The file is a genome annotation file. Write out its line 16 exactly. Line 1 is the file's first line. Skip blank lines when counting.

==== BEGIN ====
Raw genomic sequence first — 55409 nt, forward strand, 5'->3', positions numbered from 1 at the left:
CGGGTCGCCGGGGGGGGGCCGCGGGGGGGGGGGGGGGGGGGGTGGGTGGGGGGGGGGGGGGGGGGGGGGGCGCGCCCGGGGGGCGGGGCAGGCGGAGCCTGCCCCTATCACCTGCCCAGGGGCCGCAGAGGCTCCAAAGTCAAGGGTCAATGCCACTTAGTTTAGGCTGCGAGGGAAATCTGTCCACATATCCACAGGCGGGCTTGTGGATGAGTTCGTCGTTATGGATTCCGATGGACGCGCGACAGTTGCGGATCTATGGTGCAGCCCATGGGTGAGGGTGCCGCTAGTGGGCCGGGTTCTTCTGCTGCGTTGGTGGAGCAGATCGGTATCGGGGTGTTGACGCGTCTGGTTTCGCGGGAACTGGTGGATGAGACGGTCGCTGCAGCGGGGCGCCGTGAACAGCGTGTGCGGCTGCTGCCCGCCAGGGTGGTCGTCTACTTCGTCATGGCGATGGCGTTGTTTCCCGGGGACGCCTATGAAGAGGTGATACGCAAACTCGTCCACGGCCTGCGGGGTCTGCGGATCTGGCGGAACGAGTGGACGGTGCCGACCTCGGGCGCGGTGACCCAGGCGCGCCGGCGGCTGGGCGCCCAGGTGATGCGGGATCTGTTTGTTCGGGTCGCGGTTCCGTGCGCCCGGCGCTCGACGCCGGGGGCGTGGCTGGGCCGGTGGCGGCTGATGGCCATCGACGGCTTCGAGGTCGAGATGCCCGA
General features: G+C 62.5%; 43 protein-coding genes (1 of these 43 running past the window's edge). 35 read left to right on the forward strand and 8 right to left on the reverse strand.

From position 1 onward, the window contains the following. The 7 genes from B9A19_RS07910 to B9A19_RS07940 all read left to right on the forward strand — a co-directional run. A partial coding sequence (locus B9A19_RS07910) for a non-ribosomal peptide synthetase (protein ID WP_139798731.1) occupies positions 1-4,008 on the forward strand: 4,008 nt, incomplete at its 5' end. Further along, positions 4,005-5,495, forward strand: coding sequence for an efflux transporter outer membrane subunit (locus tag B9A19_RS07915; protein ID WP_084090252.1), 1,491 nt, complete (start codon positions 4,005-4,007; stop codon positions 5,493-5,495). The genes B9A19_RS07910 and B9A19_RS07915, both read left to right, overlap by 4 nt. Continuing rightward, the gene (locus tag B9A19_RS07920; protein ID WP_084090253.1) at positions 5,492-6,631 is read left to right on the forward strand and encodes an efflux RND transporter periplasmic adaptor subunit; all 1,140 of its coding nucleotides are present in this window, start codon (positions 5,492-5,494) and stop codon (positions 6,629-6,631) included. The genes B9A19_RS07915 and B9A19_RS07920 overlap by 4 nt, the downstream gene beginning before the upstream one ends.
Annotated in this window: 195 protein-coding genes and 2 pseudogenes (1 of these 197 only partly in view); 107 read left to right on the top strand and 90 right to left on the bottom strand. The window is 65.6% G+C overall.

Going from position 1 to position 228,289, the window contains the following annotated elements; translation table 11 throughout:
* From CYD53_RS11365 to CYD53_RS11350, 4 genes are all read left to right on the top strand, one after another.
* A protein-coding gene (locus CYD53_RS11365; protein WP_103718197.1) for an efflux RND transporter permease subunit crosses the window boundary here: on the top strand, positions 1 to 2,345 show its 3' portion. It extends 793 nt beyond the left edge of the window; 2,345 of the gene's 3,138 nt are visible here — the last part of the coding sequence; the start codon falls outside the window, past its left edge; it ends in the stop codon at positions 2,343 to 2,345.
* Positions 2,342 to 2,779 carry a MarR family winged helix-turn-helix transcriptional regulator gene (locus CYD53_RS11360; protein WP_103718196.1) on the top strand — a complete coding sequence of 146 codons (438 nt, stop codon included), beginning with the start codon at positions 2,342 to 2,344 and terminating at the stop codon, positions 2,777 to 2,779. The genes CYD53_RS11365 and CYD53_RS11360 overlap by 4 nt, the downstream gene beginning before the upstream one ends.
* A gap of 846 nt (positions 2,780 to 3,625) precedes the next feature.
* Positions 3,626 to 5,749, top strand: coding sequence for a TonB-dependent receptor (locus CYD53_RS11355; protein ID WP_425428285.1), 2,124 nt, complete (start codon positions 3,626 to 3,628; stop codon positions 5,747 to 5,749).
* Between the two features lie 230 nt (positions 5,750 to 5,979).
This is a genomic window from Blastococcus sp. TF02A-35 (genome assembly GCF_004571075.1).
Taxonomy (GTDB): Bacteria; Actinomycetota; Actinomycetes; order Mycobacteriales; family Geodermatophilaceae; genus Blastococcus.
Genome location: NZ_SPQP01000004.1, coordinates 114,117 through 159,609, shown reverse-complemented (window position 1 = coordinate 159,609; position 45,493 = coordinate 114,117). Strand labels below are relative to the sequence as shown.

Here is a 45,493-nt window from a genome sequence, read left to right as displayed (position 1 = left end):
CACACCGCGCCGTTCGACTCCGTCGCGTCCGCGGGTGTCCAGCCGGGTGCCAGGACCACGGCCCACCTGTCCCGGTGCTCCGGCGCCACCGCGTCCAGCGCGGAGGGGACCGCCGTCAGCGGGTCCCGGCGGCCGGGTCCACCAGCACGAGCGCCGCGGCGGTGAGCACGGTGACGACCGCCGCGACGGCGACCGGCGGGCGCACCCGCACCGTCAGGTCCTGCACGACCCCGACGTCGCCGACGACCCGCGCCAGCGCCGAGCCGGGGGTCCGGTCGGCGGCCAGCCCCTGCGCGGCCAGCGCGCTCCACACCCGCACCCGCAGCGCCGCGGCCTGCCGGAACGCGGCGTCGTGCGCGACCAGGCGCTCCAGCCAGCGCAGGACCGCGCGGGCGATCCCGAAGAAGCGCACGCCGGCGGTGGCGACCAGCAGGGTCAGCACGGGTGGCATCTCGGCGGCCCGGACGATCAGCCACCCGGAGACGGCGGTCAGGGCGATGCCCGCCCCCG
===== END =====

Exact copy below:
Here is a 45,493-nt window from a genome sequence, read left to right as displayed (position 1 = left end):